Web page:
The videos, instruction, and repetition play a trick on my mind, though. I start to think in terms of students and attackers, those I would protect and those I would kill. The latter are strangers— unnamed, faceless adversaries like the targets. My daydreams are no longer of classroom visits, sporting events, and kids making out in the halls. They are all adventure stories, and I am always the hero. An attacker is never one of my students. I never have to shoot one of my students.
The training encourages this result. Everything about its vocabulary is designed to dehumanize our aim. The instructors’ military language—“soft targets” and “areas of operation” for schools, “threats” for shooters, “tactical equipment” for guns—rubs off. On the final day, a pep talk analogizes students with lambs. We are the sheepdogs, charged with protecting them from the wolves.
I am aware that this is changing my way of thinking. I enjoy how I feel. It is a potent energy, a righteous virtue that seems completely earned. The training reassures me of my decision-making ability.
The other recruits are undergoing the same shift. During downtime we discuss guns: which we plan to buy next, what ammo our districts will provide us, and how that ammo impacts a body. We have become gun nuts almost overnight.
• • •
Before we take the peace officer assessment, we are bused to an empty high school where we take turns playing “good guys” and “bad guys.” The scenarios are designed to challenge our decision-making. Some recruits are chided for offering too many warnings, harkening back to our first day of training. Others are lectured for being too giddy with their new power. The latter are mainly people who had little experience with guns before the training; now they burst into classrooms, screaming television tropes such as “Put the fucking gun down!” In the midst of the action, I look around and think we are a group transformed, and the change feels good. I am powerful and gallant. I am a sheepdog.
• • •
Twenty of the twenty-three educators pass the assessment, and most return to schools where they carry daily. I trade in my practice rounds for hollow points, my training holster for one easily concealed beneath a suit.
The school district provides rounds designed to swell upon impact to ensure maximum harm.
My wife and I plan how we will hide the gun from our daughter. I purchase a gun safe for obvious reasons, but I also need to protect the secret. My wife, the district superintendent, and my fellow recruits from the training remain the only people who know. This secrecy, to which I had given little forethought, is uncomfortable. I regularly worry that the gun will “print” against my shirt if I lean forward or show if my shirt comes untucked.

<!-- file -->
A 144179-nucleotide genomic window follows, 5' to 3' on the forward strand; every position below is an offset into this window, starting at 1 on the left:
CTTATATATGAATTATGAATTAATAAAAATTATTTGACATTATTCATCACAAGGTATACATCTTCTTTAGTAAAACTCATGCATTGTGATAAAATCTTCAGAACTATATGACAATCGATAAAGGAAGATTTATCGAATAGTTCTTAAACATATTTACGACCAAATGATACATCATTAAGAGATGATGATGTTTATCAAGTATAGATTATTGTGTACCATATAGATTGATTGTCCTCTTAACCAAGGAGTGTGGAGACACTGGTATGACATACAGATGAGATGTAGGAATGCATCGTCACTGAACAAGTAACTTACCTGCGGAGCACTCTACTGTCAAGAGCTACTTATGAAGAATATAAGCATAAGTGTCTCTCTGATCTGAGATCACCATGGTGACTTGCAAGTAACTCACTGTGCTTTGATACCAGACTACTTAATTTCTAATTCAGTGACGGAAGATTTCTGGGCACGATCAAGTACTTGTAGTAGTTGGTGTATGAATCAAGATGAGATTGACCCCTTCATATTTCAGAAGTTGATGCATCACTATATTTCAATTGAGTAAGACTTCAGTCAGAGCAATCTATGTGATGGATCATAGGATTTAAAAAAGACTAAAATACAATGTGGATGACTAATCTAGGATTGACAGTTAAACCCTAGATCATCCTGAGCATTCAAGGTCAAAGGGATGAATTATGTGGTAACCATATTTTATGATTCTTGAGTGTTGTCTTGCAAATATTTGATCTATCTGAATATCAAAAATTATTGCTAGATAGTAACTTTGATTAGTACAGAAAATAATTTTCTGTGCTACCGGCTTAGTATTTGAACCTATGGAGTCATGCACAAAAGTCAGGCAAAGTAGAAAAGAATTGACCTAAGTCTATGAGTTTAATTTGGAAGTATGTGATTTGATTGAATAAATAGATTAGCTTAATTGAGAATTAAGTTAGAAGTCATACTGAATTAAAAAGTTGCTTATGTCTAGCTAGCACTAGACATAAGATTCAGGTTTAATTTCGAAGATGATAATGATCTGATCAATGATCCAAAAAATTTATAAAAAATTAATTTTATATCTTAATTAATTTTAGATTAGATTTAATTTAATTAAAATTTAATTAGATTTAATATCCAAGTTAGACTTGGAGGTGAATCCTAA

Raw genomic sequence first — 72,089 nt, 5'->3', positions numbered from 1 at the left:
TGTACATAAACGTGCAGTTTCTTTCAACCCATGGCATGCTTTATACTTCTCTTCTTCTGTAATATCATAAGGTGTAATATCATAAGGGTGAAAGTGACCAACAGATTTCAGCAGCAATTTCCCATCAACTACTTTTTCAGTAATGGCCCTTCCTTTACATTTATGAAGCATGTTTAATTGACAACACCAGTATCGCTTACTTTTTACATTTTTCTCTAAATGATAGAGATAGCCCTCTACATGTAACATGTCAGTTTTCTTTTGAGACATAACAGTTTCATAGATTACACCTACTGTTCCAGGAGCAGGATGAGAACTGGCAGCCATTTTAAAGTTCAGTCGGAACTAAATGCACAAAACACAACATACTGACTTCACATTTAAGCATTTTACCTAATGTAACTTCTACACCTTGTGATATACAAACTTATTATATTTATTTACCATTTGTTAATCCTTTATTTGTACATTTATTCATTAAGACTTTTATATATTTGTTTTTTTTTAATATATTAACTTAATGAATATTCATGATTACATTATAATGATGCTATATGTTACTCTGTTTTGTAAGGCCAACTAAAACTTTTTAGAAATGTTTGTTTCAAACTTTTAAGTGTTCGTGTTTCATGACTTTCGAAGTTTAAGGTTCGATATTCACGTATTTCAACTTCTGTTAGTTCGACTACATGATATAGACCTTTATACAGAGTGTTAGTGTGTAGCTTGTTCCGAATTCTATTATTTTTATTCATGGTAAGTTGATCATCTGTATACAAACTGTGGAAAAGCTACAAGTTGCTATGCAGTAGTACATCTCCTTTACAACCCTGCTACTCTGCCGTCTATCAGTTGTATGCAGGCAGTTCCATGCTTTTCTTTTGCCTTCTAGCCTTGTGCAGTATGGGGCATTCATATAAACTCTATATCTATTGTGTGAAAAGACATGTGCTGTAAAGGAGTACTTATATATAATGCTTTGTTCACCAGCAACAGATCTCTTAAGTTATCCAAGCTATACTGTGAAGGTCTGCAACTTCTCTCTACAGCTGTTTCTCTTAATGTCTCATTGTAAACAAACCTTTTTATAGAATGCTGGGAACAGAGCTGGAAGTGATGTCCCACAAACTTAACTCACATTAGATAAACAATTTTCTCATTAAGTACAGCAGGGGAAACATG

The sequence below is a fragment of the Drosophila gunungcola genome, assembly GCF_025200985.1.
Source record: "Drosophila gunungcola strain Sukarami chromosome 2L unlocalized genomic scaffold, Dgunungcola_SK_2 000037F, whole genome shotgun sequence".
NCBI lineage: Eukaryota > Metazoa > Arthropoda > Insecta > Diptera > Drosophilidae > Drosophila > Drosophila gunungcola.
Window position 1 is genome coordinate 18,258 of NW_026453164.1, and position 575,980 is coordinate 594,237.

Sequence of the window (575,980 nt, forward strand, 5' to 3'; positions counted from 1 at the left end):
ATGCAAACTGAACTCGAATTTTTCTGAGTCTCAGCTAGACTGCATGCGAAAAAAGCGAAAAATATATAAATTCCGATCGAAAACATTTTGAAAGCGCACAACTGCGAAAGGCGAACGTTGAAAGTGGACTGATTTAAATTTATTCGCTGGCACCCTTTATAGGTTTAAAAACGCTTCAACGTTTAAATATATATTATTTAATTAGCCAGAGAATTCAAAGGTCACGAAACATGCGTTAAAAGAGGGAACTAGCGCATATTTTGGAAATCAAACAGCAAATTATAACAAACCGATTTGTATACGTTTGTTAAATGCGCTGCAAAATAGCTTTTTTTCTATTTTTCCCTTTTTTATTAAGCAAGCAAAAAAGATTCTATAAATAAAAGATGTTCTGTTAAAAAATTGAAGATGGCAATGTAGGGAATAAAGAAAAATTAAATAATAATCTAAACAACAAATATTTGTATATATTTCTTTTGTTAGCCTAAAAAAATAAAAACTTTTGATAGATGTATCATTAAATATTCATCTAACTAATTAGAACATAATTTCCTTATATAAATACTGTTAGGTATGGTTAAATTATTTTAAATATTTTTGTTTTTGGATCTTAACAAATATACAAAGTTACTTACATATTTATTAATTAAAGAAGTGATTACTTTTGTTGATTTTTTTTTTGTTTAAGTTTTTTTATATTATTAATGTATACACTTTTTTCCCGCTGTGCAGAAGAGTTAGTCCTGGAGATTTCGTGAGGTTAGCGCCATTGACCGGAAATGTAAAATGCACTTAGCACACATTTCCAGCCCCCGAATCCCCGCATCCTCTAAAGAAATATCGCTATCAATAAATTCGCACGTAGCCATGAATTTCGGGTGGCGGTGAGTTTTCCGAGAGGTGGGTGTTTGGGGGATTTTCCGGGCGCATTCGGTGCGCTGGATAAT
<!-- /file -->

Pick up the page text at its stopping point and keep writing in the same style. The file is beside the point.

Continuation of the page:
Back at work, I walk the halls examining angles, doorways, and odd hallway configurations, just as Chris and his team instructed. When questioned by the school board, I deftly repeat the program’s military terminology, and it clearly impresses. I am high on the atmosphere.
• • •
In late fall, an anonymous threat of school violence is shared on social media. It is improbable, but all threats must be handled as emergencies. The staff reacts with practiced precision, preparing students to evacuate. I begin alerting parents and working with the police.
As district staff have an emergency meeting to discuss the source of the threat, I instinctively check my Glock. It is a simple movement and not easily comprehended by onlookers: a movement to my hip, a swipe of the hands, and I am assured of its placement. Indexing, Chris called it. A term with broad meaning that includes checking if the gun is secured, loaded, available for use, and pointed in the right direction. As in a dream, I attempt to make sense of the day’s strange course.
Fortunately, the attempt by the person who made the threat to hide his identity was amateurish, and police quickly find him: Jason Moore, a junior.
“Are you sure?” I reply, giving my mind a moment to catch up.
• • •